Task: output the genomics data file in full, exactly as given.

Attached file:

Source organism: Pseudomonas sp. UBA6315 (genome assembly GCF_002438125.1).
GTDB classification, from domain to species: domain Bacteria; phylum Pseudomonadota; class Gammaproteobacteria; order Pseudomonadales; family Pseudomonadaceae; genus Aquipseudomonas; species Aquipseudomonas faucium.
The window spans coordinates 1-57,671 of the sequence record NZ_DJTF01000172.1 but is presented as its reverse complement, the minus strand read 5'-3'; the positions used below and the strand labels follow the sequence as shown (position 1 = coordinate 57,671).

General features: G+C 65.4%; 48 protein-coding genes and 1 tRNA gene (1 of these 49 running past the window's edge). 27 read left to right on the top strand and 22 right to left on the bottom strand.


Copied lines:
Source organism: Pseudomonas sp. UBA6315 (genome assembly GCF_002438125.1).
GTDB classification, from domain to species: domain Bacteria; phylum Pseudomonadota; class Gammaproteobacteria; order Pseudomonadales; family Pseudomonadaceae; genus Aquipseudomonas; species Aquipseudomonas faucium.
The window spans coordinates 1-57,671 of the sequence record NZ_DJTF01000172.1 but is presented as its reverse complement, the minus strand read 5'-3'; the positions used below and the strand labels follow the sequence as shown (position 1 = coordinate 57,671).

General features: G+C 65.4%; 48 protein-coding genes and 1 tRNA gene (1 of these 49 running past the window's edge). 27 read left to right on the top strand and 22 right to left on the bottom strand.